Assignment of Benefits
Assignment of Benefits

If a storm tears through your neighborhood and your roof is damaged, you might be able to let someone else work with your insurance company to file a claim and get the repairs done if you sign an assignment of benefits agreement.

What is Assignment of Benefits?
Assignment of Benefits (AOB) is when a policyholder transfers all rights to an insurance claim to a third party in exchange for contracted work performed. That third party makes all decisions about the settlement and the repair work.

Using an AOB has been popular in health insurance and life insurance in the past. But in recent years, these agreements have become more common in homeowners insurance. For example, in states subject to storm damage, homeowners often turn to an assignment of benefits form for roofing.

The Formula for an AOB Agreement:
An assignment of benefits agreement includes an itemized list of the work that will be done by the third party. Per Florida law, the assignment of homeowners insurance benefits form will also have a notification that the policyholder is giving up rights to the claims process. The third-party agrees to accept the claim's results and not return to the policyholder seeking additional compensation costs.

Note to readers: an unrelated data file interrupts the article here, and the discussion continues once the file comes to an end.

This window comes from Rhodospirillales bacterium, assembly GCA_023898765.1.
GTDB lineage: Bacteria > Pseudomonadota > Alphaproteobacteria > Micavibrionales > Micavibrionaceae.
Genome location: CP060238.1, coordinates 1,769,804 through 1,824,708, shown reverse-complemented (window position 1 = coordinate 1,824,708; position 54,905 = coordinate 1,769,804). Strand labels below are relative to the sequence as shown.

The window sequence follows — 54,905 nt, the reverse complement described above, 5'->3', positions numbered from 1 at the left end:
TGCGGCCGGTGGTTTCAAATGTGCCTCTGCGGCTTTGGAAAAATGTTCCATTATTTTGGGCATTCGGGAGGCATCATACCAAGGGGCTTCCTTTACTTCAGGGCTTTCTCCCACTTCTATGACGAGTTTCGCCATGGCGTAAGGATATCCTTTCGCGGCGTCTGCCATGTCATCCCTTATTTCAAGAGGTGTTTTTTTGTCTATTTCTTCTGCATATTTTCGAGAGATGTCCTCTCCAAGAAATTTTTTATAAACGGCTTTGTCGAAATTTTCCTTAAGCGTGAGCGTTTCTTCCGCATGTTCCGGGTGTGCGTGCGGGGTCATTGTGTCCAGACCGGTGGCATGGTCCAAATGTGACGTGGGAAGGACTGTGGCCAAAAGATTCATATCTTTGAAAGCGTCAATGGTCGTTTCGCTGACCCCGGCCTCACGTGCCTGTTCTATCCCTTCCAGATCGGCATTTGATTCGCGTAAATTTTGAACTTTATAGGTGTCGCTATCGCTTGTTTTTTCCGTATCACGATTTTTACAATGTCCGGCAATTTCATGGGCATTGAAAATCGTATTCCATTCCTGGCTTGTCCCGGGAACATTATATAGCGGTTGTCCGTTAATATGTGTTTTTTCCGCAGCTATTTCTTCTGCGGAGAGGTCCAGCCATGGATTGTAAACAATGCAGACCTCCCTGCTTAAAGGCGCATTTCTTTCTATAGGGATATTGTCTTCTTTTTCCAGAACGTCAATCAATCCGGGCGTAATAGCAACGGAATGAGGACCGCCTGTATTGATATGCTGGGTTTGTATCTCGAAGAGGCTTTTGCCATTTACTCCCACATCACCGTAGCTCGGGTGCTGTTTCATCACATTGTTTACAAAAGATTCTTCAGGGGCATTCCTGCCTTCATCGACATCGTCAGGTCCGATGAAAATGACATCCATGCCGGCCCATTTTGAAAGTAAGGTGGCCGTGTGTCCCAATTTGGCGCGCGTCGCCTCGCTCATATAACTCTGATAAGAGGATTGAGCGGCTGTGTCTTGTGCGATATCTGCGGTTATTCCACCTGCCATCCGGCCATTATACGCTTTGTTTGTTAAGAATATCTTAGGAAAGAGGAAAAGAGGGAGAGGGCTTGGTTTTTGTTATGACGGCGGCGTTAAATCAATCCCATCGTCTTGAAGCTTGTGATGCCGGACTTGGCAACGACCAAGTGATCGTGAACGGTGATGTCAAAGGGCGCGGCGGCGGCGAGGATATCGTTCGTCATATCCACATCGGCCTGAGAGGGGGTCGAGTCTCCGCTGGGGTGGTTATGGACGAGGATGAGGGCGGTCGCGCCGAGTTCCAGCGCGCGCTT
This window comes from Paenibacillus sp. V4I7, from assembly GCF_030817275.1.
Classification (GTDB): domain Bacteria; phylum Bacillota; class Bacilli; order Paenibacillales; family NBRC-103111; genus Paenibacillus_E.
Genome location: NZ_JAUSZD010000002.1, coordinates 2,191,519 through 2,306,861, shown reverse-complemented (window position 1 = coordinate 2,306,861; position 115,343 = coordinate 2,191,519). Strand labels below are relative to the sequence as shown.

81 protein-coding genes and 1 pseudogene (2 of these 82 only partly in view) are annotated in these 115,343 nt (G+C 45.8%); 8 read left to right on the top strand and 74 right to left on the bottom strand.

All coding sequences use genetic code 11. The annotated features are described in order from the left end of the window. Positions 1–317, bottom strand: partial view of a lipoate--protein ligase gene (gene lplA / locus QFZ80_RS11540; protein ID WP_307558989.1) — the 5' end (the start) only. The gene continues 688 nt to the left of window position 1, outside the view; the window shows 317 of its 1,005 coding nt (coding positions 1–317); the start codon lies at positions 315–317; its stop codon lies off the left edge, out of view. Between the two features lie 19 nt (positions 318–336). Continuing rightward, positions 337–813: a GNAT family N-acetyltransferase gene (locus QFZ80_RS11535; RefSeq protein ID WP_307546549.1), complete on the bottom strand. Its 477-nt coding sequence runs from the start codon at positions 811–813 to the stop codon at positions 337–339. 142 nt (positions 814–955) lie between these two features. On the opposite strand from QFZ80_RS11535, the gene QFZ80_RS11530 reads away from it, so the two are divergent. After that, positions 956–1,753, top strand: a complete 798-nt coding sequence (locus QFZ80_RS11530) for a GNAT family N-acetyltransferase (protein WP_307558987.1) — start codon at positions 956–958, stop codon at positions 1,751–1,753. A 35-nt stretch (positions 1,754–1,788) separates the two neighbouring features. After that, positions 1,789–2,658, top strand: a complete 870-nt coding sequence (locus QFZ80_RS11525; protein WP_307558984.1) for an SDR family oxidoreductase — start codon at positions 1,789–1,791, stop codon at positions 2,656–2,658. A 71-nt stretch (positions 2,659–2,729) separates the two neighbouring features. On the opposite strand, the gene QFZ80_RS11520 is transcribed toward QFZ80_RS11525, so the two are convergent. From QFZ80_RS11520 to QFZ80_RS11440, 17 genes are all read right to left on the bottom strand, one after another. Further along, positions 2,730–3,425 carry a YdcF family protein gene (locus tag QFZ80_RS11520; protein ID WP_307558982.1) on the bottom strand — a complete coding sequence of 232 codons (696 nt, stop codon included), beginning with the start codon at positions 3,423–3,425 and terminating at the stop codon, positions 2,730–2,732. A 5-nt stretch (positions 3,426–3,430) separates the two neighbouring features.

The Fine Print
An AOB is a binding legal contract. While there are cancellation clauses inside it, homeowners need to understand what they are signing. Once the AOB is in place, the policyholder loses the right to negotiate with the third party and the insurer about insurance claims.

Advantages of an AOB
Should you accept an assignment of benefits?  Your biggest advantage is that you pay nothing out of pocket for your repairs. If your insurer denies the claim for any reason, the third party still has to provide the repairs you need.

Therefore, it is convenient for a policyholder with a broken window to sign the document. Then the assignment of benefits authorizes the repair business to work directly with your insurer to produce an estimate, make the repairs, and ask for payment. Some insurance industry analysts call AOBs a standard option that is efficient and customer-friendly.

Disadvantages of an AOB
Once an insurance claim is in the hands of a third party like a contractor, it is up to the third party to abide by the policy's terms. If the third party does not complete the project correctly or if you or your insurer is not satisfied with their work, the policyholder could be liable.

If the third-party completes the repair and the insurance company disagrees on a settlement, the third-party can sue the insurance company without notifying the policyholder.

Because there has been significant assignment-of-benefits abuse, state legislators have passed laws to eliminate or narrow its use. AOB is often a disadvantage to insurers when contractors and lawyers take over your claim with an AOB. They fight for high claim payments, and if not received, they often take insurers to court

The insurer's high attorney fees typically force them to settle, and ultimately, they pay more for claims than usual. This AOB abuse has driven insurance premiums up for everyone in certain locations.